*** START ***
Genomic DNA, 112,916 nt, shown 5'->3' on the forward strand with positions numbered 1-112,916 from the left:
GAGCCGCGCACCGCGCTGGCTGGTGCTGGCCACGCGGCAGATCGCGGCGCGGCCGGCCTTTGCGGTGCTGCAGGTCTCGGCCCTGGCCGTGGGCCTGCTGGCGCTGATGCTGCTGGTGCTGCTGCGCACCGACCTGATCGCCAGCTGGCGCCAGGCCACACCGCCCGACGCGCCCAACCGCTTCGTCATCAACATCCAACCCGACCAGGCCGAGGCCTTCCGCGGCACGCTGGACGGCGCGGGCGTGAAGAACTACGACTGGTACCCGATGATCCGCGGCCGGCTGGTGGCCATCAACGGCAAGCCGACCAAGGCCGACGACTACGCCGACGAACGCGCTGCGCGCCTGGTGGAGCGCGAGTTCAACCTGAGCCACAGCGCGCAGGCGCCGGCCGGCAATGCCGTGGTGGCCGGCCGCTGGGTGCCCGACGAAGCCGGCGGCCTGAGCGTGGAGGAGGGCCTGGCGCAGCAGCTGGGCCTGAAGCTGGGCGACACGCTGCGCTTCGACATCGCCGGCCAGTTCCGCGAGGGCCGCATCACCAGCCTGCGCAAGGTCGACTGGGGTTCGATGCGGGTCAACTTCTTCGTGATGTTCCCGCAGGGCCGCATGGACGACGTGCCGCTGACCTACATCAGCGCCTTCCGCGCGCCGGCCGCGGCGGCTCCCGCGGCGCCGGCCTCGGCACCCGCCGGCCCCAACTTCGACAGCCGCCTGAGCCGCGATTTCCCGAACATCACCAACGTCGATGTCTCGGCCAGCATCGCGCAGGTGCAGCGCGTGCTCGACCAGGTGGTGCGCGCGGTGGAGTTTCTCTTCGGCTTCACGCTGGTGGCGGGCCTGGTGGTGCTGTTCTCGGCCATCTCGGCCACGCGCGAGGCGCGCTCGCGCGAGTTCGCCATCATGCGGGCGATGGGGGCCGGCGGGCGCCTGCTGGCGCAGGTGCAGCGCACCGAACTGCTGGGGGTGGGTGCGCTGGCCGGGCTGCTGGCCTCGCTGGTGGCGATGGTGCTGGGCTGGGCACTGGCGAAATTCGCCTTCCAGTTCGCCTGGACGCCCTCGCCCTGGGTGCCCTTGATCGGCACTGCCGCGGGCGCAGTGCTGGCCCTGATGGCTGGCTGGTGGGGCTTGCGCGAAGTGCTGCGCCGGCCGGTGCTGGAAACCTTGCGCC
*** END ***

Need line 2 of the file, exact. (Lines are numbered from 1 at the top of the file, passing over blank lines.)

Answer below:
GAGCCGCGCACCGCGCTGGCTGGTGCTGGCCACGCGGCAGATCGCGGCGCGGCCGGCCTTTGCGGTGCTGCAGGTCTCGGCCCTGGCCGTGGGCCTGCTGGCGCTGATGCTGCTGGTGCTGCTGCGCACCGACCTGATCGCCAGCTGGCGCCAGGCCACACCGCCCGACGCGCCCAACCGCTTCGTCATCAACATCCAACCCGACCAGGCCGAGGCCTTCCGCGGCACGCTGGACGGCGCGGGCGTGAAGAACTACGACTGGTACCCGATGATCCGCGGCCGGCTGGTGGCCATCAACGGCAAGCCGACCAAGGCCGACGACTACGCCGACGAACGCGCTGCGCGCCTGGTGGAGCGCGAGTTCAACCTGAGCCACAGCGCGCAGGCGCCGGCCGGCAATGCCGTGGTGGCCGGCCGCTGGGTGCCCGACGAAGCCGGCGGCCTGAGCGTGGAGGAGGGCCTGGCGCAGCAGCTGGGCCTGAAGCTGGGCGACACGCTGCGCTTCGACATCGCCGGCCAGTTCCGCGAGGGCCGCATCACCAGCCTGCGCAAGGTCGACTGGGGTTCGATGCGGGTCAACTTCTTCGTGATGTTCCCGCAGGGCCGCATGGACGACGTGCCGCTGACCTACATCAGCGCCTTCCGCGCGCCGGCCGCGGCGGCTCCCGCGGCGCCGGCCTCGGCACCCGCCGGCCCCAACTTCGACAGCCGCCTGAGCCGCGATTTCCCGAACATCACCAACGTCGATGTCTCGGCCAGCATCGCGCAGGTGCAGCGCGTGCTCGACCAGGTGGTGCGCGCGGTGGAGTTTCTCTTCGGCTTCACGCTGGTGGCGGGCCTGGTGGTGCTGTTCTCGGCCATCTCGGCCACGCGCGAGGCGCGCTCGCGCGAGTTCGCCATCATGCGGGCGATGGGGGCCGGCGGGCGCCTGCTGGCGCAGGTGCAGCGCACCGAACTGCTGGGGGTGGGTGCGCTGGCCGGGCTGCTGGCCTCGCTGGTGGCGATGGTGCTGGGCTGGGCACTGGCGAAATTCGCCTTCCAGTTCGCCTGGACGCCCTCGCCCTGGGTGCCCTTGATCGGCACTGCCGCGGGCGCAGTGCTGGCCCTGATGGCTGGCTGGTGGGGCTTGCGCGAAGTGCTGCGCCGGCCGGTGCTGGAAACCTTGCGCC